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Monday, 15 March 2021

S&P says EMs have a long way to go to recovery

Governments in the emerging world have few bullets left in the policy chamber to fight the pandemic, making a speedy vaccine rollout and a swift recovery all the more important, S&P Global has said in its 2021 Global Outlook. “Most EMs have limited flexibility to provide additional fiscal or monetary support without hurting their credit quality,” meaning that reforms will be critical to boost growth, productivity and tax revenues,” the ratings agency writes.

Not many of the 16 biggest EMs have a lot of leeway to accrue more debt: The ratings agency has either downgraded or revised its outlook to negative for eight of the 16 major EMs while five still carry negative outlooks — Chile, Colombia, Mexico, Indonesia, and Malaysia. And because S&P’s methodology doesn’t permit corporate and banking ratings to exceed the sovereign, further downgrades could also mean lower ratings throughout the economy, pushing up debt costs and restricting access to credit.

Where is the corporate recovery going to come from? S&P expects that consumer staples, essential retail, healthcare, telecom and tech companies will see earnings in emerging markets return to pre-pandemic levels this year, while most sectors will stage a complete rebound in 2022.

Other sectors will need to wait another two years to see a full recovery: Hospitality, tourism, airlines and non-essential retail firms won’t recover until 2023, the ratings agency suggests.

Banks have so far been able to minimize damage to their portfolios: Emergency measures taken to ease pressure on borrowers and buffer banks’ capital reserves and liquidity have meant that loan losses have so far been minimal. “Key EM banks have been able to delay the effect of the pandemic on their portfolios mainly by extending payment holidays and adopting more lenient accounting for these loans,” S&P says.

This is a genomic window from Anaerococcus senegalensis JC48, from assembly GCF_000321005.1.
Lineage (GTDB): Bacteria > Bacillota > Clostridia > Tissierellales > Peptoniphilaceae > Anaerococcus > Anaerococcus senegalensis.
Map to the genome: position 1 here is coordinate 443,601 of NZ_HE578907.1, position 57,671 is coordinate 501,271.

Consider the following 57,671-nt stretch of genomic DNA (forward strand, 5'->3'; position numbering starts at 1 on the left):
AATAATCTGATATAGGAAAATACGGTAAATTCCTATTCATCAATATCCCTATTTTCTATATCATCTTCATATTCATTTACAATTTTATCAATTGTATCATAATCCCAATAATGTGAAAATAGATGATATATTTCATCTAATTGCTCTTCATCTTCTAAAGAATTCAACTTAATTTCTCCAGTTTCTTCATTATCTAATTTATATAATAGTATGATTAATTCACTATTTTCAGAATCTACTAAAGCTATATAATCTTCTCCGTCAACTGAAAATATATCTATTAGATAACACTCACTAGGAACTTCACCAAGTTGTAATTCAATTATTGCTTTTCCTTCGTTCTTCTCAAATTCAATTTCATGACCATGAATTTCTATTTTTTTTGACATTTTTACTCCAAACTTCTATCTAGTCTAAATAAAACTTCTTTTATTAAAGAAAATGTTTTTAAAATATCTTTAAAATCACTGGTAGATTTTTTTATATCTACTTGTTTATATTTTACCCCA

But this will change if things don’t start improving soon: “A deeper and longer economic shock will put additional strain on banks’ asset quality, fueled by mounting SME bankruptcies and unemployment.”

The recovery is slower than anticipated: The recent escalation of the pandemic in many EMs and developed countries will weigh on economic activity through 1Q2021, S&P says.

But China could make all the difference in the second half of the year, particularly to EMs reliant on commodity exports such as Brazil, South Africa and Indonesia.

But what are the key risks?

#1 A slower recovery: A longer, more drawn out global recovery or slow vaccine rollouts will likely result in higher debts and more pressure on public finances, resulting in credit downgrades. Companies could also see their ratings slide should further economic disruption hit earnings, potentially resulting in bankruptcies among those rated B and lower.

#2 Crowds on the streets: Rising levels of poverty, fraying public services and growing frustration with lockdown restrictions could provoke social unrest and political instability should these trends remain unaddressed.

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